This week's book giveaway is in the OO, Patterns, UML and Refactoring forum. We're giving away four copies of Refactoring for Software Design Smells: Managing Technical Debt and have Girish Suryanarayana, Ganesh Samarthyam & Tushar Sharma on-line! See this thread for details.
From the sample code that I have seen here at the Ranch, I get the impression that only int are used for integer values. To me this seems like waste of system resources - like writing bloat-ware. I know that the hardware can handle it but still... I only need to think of how long it takes the newest version of my text editor (UltraEdit) to load, compared to a few years ago when it was a smaller program. Anyway, I am curious: Would declaring bytes or shorts in an assignment give cause for another nitpick?
“We should forget about small efficiencies, say about 97% of the time: premature optimization is the root of all evil.”
-- Donald Knuth
If you are making an array with hundreds or thousands of small integer values, then you could consider using a smaller form of integer, but if you are talking about a few local variables, then your savings are going to be too small and temporary anyway. Also, if I remember correctly, shorts and bytes have to be widened to ints to do arithmetic anyway.
Bloatware, if that's a fair appellation for UltraEdit, comes from adding excessive features to an application to make it seem more appealing or encourage people to upgrade, not as a result of the code using four-byte integers when two or one byte might be able to do the job. You also open yourself up to overflow errors, which can be hard to diagnose. So, yes, using a short or byte in a Cattle Drive assignment, unless you have a better reason than "it saves two bytes", is going to get you nitpicked.
Joined: Apr 19, 2012
That makes sense. Thanks for saving me from yet another smack on the head in the Cattle Drive.
And so I always remember, I shall loop a hundred times "I shall not be evil by prematurely optimizing."
Something that's interesting to think about is thinking about data size.
I say nothing if the person gives me a reason about trying to use the smallest type possible. I do think, however, that ints are easiest to deal with and most common as far as primitive numbers are concerned. Also, when I modify code, I kindof think of most primitive numbers as ints.... and I think a multitude of people do, too. It's typically good to do what's going to cause people to spend fewer cycles figuring you out.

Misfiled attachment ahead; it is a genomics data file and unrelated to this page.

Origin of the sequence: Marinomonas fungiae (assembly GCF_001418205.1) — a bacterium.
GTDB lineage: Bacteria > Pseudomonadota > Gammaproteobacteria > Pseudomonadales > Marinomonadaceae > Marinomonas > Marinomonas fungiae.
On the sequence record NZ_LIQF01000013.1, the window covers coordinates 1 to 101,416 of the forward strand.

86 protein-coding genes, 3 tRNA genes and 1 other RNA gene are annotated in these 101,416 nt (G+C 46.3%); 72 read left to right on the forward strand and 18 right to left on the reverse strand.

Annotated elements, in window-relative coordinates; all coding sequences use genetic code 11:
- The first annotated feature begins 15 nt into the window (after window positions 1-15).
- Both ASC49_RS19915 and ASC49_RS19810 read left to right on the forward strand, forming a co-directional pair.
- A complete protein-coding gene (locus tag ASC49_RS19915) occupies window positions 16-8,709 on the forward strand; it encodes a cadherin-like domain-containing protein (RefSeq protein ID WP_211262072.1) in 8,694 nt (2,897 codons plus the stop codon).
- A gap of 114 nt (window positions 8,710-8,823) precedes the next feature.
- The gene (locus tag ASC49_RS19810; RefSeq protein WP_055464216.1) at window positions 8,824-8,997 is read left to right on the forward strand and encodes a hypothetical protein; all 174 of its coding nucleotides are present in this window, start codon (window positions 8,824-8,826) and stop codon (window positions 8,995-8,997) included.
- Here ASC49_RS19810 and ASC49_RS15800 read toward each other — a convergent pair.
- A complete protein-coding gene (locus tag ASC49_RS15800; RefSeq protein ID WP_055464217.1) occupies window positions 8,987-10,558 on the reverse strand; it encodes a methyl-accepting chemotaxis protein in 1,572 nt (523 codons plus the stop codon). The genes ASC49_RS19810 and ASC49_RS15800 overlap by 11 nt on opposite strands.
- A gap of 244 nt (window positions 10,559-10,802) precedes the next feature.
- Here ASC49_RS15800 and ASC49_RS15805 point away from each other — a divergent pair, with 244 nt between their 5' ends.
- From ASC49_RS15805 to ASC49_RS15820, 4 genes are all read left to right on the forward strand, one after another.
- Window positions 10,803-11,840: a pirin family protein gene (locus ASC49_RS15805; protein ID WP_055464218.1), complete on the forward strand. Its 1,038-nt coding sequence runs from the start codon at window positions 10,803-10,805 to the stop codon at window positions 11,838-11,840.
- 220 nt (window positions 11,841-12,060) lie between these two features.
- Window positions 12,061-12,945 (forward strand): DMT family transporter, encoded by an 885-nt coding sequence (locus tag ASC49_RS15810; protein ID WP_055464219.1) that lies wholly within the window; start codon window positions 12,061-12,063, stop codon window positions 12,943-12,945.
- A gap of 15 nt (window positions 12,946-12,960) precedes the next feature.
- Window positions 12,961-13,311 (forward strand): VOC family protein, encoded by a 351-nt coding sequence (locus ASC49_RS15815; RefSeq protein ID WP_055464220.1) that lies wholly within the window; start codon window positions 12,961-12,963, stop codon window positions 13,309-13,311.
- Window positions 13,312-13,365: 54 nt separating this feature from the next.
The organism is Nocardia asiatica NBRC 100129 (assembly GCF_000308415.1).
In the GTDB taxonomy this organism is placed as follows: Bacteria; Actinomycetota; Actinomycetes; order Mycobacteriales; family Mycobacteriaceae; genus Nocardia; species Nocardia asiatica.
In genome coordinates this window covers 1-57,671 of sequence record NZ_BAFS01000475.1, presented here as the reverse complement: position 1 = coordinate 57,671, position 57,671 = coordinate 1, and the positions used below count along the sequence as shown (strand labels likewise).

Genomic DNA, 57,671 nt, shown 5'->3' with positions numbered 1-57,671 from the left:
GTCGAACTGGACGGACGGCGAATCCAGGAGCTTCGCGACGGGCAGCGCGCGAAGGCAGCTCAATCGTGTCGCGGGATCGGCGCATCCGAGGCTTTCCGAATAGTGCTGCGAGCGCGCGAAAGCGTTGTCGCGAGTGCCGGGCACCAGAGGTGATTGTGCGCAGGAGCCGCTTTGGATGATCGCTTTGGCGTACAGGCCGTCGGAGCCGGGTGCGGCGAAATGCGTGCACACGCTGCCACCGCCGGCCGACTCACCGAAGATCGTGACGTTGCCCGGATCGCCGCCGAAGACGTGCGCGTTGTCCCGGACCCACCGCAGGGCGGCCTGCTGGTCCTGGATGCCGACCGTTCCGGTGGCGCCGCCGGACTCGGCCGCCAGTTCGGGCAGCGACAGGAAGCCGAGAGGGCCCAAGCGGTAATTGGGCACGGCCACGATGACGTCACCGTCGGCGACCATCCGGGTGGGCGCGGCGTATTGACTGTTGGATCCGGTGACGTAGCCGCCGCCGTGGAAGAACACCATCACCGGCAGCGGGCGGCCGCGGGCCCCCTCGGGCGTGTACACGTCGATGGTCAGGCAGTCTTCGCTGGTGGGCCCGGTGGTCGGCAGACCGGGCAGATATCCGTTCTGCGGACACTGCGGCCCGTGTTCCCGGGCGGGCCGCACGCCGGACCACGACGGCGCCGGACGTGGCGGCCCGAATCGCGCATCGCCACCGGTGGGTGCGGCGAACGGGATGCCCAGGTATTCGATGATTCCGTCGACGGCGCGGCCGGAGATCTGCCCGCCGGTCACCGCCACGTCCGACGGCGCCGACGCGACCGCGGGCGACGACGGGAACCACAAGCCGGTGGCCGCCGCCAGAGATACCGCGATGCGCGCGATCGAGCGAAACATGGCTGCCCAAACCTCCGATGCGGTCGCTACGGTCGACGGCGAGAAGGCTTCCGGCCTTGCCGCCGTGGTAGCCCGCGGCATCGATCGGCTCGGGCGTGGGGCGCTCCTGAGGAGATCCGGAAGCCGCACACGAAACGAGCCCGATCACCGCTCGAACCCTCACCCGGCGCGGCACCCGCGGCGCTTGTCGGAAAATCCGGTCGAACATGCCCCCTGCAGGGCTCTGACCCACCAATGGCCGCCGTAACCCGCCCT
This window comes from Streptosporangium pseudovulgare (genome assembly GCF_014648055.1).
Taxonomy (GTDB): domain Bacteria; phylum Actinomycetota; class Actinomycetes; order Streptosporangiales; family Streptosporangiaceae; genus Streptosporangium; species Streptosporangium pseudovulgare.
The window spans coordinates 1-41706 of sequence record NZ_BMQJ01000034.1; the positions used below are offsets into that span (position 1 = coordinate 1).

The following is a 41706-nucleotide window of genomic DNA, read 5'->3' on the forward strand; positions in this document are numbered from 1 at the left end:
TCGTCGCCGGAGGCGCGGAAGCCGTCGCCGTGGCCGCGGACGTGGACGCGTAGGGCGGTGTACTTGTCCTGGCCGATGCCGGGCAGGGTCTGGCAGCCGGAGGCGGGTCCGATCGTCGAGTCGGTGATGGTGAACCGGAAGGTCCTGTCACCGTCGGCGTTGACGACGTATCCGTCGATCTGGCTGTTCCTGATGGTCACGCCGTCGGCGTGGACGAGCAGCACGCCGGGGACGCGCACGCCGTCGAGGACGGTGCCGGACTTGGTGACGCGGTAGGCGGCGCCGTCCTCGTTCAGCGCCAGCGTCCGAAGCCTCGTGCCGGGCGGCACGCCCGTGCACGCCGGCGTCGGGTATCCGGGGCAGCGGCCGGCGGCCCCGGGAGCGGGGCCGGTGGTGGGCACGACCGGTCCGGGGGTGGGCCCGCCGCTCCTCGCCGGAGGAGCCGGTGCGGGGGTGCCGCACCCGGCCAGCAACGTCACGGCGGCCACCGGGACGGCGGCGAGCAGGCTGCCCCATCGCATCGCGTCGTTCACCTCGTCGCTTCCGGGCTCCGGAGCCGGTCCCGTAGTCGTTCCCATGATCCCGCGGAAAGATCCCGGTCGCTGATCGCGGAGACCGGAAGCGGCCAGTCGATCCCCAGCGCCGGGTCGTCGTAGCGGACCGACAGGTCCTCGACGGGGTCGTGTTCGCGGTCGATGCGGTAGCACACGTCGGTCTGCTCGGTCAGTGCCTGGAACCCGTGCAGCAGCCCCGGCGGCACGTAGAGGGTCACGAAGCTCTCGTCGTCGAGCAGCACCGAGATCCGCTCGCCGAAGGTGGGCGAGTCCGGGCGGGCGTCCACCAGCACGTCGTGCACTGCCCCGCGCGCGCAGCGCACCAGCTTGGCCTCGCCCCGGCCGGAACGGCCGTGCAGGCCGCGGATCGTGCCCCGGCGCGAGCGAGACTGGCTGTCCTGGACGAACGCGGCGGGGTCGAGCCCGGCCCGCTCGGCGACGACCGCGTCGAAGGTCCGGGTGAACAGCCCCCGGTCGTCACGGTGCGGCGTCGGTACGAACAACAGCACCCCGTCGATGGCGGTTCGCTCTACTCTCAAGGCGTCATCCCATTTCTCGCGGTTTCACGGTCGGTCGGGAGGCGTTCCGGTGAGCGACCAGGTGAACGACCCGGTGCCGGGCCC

Someone said to me this week that if you have a serious memory constraint you don't use Java. That said, if using a short instead of an int is going to make or break you, you have bigger problems. Not to say you should be wasteful.... it's important to be mindful of what we're doing.... but it's just as important to code in a way that's not going to leave someone scratching their head.
When you do things right, people won't be sure you've done anything at all.
Joined: Apr 19, 2012
All so true. I just came across this passage in the Oracle Java Tutorial under Primitive Data Types :
As with byte, the same guidelines apply: you can use a short to save memory in large arrays, in situations where the memory savings actually matters. [my underline]
Which goes to show (again) that reading the documentation does help...
Greg Charles wrote:Also, if I remember correctly, shorts and bytes have to be widened to ints to do arithmetic anyway.
Yes, there are a number of operations that automatically widen to int, by definition in the JLS.
Additionally, JVM implementations may explicitly use at least 4 bytes for each individual integer primitive anyway, to get word alignment, and even if they don't, it will probably end up that way anyway thanks to the compiler and/or hardware.